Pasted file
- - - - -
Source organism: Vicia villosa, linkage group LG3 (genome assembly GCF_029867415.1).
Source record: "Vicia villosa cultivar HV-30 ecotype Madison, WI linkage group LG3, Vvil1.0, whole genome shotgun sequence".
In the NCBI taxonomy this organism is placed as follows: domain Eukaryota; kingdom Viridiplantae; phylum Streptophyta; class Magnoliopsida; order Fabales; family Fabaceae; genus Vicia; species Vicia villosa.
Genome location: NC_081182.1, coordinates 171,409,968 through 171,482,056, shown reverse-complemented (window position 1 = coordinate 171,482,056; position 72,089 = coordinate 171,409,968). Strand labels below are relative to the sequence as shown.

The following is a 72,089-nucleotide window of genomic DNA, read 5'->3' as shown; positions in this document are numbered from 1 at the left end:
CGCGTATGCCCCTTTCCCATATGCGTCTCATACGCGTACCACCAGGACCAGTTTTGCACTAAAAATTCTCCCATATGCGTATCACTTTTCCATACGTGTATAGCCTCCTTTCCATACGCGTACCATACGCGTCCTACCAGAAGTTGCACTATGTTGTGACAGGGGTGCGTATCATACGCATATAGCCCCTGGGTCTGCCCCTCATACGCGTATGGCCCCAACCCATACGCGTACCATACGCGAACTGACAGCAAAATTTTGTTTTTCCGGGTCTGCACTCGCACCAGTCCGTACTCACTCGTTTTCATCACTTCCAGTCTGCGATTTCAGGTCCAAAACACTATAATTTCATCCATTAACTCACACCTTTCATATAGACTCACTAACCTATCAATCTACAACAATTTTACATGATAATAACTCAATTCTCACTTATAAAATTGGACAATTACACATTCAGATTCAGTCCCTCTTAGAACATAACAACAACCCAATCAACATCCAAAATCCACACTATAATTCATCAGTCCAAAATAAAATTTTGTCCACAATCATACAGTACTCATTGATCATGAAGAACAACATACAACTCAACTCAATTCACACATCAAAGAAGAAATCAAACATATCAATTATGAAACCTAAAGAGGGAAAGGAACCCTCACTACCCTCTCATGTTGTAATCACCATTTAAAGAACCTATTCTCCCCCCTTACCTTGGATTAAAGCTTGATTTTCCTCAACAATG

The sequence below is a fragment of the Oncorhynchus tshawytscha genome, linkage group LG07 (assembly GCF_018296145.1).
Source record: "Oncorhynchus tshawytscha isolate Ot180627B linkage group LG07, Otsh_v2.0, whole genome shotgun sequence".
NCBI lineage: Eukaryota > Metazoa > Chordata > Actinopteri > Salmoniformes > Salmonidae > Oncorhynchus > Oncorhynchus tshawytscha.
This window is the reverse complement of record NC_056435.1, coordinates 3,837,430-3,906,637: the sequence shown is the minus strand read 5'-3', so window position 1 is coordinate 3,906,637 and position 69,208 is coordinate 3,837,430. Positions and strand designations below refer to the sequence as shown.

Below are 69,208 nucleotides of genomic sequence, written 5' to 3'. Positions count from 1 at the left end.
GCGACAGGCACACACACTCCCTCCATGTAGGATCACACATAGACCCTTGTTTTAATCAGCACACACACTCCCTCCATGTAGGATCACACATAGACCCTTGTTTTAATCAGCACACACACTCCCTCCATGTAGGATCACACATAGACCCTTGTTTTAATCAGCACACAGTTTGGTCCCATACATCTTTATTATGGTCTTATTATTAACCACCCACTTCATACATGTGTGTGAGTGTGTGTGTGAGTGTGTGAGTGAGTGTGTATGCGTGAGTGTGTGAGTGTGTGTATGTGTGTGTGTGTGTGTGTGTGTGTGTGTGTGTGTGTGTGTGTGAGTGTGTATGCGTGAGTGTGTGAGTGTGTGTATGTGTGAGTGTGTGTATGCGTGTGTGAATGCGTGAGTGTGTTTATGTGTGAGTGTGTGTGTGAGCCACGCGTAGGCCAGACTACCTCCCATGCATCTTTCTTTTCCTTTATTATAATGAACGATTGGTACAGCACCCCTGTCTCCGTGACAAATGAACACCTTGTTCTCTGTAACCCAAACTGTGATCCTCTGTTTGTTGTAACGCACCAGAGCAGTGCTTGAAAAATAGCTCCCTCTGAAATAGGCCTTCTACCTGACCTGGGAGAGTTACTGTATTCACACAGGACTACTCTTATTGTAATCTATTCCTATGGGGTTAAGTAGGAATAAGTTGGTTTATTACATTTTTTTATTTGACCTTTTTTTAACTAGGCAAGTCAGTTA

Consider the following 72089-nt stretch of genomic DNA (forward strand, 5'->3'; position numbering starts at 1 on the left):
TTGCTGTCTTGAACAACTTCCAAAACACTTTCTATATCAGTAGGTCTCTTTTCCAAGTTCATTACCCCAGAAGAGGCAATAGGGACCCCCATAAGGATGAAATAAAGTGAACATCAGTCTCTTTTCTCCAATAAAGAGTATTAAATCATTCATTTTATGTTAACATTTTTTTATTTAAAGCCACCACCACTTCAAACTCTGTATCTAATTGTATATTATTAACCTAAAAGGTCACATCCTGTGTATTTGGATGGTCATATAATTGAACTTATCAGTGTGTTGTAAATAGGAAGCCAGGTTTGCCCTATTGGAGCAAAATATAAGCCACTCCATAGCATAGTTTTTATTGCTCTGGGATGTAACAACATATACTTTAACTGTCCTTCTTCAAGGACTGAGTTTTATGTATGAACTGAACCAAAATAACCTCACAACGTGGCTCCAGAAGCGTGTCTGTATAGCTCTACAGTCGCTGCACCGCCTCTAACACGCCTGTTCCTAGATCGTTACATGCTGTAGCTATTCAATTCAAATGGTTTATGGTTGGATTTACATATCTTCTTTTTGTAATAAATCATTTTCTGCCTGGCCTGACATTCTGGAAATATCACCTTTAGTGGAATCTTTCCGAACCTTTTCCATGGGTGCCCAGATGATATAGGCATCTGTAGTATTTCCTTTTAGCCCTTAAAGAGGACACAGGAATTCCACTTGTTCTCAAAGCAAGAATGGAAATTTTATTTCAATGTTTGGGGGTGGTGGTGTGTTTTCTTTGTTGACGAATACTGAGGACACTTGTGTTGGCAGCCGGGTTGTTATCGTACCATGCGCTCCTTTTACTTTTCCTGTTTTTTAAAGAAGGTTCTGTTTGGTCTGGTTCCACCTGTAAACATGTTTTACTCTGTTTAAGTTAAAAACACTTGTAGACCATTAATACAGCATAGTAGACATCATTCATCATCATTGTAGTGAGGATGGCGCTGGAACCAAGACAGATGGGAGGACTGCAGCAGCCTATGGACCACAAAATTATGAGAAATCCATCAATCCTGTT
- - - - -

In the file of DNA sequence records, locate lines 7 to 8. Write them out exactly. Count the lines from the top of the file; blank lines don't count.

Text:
The sequence below is a fragment of the Oncorhynchus tshawytscha genome, linkage group LG07 (assembly GCF_018296145.1).
Source record: "Oncorhynchus tshawytscha isolate Ot180627B linkage group LG07, Otsh_v2.0, whole genome shotgun sequence".